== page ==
At least 600 million people use mobile phones in India, according to various sources. It’s also estimated that 60 million use the mobile phone to access the Internet, the second highest population after China. These are not people using 3G enabled smartphones yet – by and large they are people toting around cheap Nokia feature phones, connected to the web through GPRS services. Both numbers can be expected to rise – and the second one, to rise significantly – over the next two years as 3G services and handsets become cheap and widespread.
Despite this though, spending on marketing on mobile remains very low, compared to other mediums. At least part of the confusion lies in choosing the right path to reach users – SMS or mobile Internet.
Yahoo! was one of the first companies to enter the mobile VAS space in India, tying up with carriers to provide their search and mail services through SMS shortcodes, and enabling downloads of paid content like ringtones and wallpapers.
While this is still continuing, the company is now also looking at mobile Internet in India. Nitin Mathur, Senior Director Marketing, Yahoo!, noted, “Mobile web advertising is still pretty nascent and not fully understood yet. There is an appetite to experiment and the audience is growing. Advertising spends will also increase, given time.”
Ajay Vaishnavi, Director - Telecom, Indiatimes.com, said, “We have been providing SMS based marketing solutions for quite some time. Over past 12 months, we have introduced IVR and WAP based marketing campaigns for brands and these have seen significant uptake and interest. Over next few months, we are introducing a major initiative that will provide premium content / services to users."
Beerud Sheth, Co-founder and CEO, Mobile Social Network, SMS Gupshup, remarked, “In three years, we have seen 3 million communities and 40 million users join. SMS is cheap, fast and effective. People have groups for stock tips, jokes, students, news and celebrities. All this works together and creates a vibrant community, which is very measurable and very targetable, and provides a platform where we have engaged with over 300 brands and over 10,000 SMEs.”
He added, “SMS as a platform works well for advertising and engagement. We can offer short, timely messages, which deliver the content to the user right into their hands, and we can give these messages behavioural targeting because we know their interests, the communities they are in. At the same time, we can also do deep demographic targeting too.”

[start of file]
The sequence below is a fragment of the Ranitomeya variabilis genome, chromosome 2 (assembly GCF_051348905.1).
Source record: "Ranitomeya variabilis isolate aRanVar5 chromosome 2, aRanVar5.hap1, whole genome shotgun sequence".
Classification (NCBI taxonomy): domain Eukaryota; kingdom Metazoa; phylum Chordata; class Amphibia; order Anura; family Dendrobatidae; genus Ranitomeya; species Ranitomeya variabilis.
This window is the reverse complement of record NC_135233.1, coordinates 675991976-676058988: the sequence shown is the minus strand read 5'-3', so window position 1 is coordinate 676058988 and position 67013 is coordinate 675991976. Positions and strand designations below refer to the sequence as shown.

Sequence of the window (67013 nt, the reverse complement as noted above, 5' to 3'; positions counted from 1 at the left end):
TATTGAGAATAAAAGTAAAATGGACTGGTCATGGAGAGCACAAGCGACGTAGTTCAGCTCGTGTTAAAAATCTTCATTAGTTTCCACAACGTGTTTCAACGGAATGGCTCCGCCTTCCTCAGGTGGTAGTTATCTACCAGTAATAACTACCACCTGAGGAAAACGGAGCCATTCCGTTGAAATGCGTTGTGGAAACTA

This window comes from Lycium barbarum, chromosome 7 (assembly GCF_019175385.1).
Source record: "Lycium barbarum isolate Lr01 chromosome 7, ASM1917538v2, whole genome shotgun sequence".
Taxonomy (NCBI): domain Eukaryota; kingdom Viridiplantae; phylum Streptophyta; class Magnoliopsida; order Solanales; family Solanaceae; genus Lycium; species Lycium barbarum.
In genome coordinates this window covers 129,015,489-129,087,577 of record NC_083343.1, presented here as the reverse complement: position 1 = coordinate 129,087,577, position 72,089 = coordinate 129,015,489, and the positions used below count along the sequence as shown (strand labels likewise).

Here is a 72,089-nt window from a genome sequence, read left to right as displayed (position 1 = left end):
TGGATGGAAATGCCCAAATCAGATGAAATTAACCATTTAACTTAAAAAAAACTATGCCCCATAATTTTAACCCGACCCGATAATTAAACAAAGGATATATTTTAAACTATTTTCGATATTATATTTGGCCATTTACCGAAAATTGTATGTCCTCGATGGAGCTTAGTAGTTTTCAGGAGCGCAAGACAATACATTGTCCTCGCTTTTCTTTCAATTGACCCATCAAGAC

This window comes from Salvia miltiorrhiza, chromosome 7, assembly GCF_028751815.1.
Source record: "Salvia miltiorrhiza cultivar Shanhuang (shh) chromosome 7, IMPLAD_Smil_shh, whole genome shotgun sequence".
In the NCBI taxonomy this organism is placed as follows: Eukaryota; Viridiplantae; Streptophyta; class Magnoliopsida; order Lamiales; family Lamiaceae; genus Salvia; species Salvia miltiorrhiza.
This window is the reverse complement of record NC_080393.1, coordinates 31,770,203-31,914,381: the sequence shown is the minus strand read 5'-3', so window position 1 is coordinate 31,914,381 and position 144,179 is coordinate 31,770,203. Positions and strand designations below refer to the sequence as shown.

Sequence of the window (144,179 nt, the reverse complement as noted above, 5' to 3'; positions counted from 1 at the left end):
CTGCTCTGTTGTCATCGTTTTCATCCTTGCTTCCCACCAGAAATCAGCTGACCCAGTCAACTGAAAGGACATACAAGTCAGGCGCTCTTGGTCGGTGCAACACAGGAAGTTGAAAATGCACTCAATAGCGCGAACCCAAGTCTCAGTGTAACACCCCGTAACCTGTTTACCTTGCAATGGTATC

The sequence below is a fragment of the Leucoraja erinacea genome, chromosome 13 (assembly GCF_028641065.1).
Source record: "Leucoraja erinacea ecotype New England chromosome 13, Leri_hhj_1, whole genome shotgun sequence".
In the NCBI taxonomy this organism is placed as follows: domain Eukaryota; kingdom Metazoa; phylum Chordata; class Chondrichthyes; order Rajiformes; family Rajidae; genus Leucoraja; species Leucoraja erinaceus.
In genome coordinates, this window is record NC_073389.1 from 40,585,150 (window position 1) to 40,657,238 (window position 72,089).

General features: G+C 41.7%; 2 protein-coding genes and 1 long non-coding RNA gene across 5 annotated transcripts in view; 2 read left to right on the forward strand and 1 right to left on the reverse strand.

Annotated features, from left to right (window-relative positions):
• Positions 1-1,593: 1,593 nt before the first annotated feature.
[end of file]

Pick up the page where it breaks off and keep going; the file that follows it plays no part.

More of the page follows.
The ground realities in emerging markets like India are very different from markets like the US, where smartphones dominate. However, this does not mean that rich media and apps are not a part of the ecosystem here. Dippak Khurana, Co-founder of mobile app advertising platform Vserv, said, “J2ME and Symbian devices are dominant and Android and other platforms will take around two years to gain the users. In this time, millions of people download mobile apps, some free and some paid, and this content has not been successfully monetised. We see close to 6 million daily transactions on the VAS side, and data charges are dropping while companies like Spice and Micromax are rolling out a number of very nice featurephones, which are running J2ME apps.”
“What we do, is create a platform where people who download these apps through the mobile web can be reached by brands, without requiring each app to be customised separately. We create a wrapper around the app, and give pre- and post-displays, which the user can interact with in a way that they can’t over SMS. Just by doing this, we have seen 50,000 clicks on ads, every day,” he added.
“We feel that there will be a second surge in mobile growth over the next two years because of 3G and new devices, and unlike SMS, which is a push medium, app-based advertising is much more interactive. It can target a user depending on the app he is using, the model of the phone, the carrier, and even location, so you might want to advertise only to people with Nokia N8s, or you might want to bring your product only to the guy with a cheap featurephone,” he concluded.